type 1 angiotensin II receptor, member of the class A family of seven-transmembrane G protein-coupled receptors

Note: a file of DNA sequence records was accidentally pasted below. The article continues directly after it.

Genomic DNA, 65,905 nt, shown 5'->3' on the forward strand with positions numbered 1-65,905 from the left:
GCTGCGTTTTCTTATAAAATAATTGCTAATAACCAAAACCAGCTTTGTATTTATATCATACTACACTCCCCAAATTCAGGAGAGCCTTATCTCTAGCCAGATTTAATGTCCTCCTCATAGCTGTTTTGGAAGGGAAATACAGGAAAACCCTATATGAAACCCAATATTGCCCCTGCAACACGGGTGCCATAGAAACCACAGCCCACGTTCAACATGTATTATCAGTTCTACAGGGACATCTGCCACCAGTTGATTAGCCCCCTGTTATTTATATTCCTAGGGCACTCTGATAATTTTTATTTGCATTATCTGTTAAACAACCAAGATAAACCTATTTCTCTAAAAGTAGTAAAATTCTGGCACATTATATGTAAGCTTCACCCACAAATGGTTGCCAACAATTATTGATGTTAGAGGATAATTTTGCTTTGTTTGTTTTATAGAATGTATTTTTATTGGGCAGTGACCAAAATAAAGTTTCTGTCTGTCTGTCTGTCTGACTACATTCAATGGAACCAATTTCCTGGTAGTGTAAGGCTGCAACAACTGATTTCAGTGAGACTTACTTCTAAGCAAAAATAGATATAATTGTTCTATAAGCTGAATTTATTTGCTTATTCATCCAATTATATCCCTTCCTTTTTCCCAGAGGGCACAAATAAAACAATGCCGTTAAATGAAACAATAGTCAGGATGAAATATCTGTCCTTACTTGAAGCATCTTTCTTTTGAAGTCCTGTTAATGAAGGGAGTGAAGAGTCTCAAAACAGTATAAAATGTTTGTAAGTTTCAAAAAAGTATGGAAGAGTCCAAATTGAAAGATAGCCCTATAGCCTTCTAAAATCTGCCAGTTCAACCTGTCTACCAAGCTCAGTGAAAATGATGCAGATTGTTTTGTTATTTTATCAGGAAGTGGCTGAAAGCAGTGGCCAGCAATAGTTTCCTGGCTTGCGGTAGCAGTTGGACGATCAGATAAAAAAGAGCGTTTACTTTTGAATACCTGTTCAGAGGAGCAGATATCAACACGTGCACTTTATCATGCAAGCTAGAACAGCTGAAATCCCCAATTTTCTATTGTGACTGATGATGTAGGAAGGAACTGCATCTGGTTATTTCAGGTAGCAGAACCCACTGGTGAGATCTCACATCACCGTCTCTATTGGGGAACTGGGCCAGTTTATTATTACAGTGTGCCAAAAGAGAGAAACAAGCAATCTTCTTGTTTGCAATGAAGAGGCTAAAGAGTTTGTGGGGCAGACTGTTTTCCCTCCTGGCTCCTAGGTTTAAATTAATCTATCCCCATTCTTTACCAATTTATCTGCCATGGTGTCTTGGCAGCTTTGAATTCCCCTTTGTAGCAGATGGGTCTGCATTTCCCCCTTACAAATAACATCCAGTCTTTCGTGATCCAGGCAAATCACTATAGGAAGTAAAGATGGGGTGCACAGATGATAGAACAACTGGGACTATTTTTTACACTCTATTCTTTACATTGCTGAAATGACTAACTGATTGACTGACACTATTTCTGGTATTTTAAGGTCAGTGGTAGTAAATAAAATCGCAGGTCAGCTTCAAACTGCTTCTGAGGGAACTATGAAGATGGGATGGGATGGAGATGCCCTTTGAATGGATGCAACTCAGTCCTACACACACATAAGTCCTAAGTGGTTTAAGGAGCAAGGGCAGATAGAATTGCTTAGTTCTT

Angiotensin II (Ang II), the main effector in the renin-angiotensin system, plays a crucial role in the regulation of cardiovascular homeostasis through its type 1 (AT1) and type 2 (AT2) receptors. Ang II contributes to cardiovascular diseases such as hypertension and atherosclerosis via AT1R activation. Ang II increases blood pressure through Gq-mediated activation of phospholipase C, resulting in phosphoinositide (PI) hydrolysis and increased intracellular calcium levels. Through the AT2R, Ang II counteracts the vasoconstrictor action of AT1R and thereby induces vasodilation, sodium excretion, and reduction of blood pressure. Moreover, AT1R promotes cell proliferation, whereas AT2R inhibits proliferation and stimulates cell differentiation. The AT2R is highly expressed during fetal development, however it is scarcely present in adult tissues and is induced in pathological conditions. Generally, the AT1R mediates many actions of Ang II, while the AT2R is involved in the regulation of blood pressure and renal function.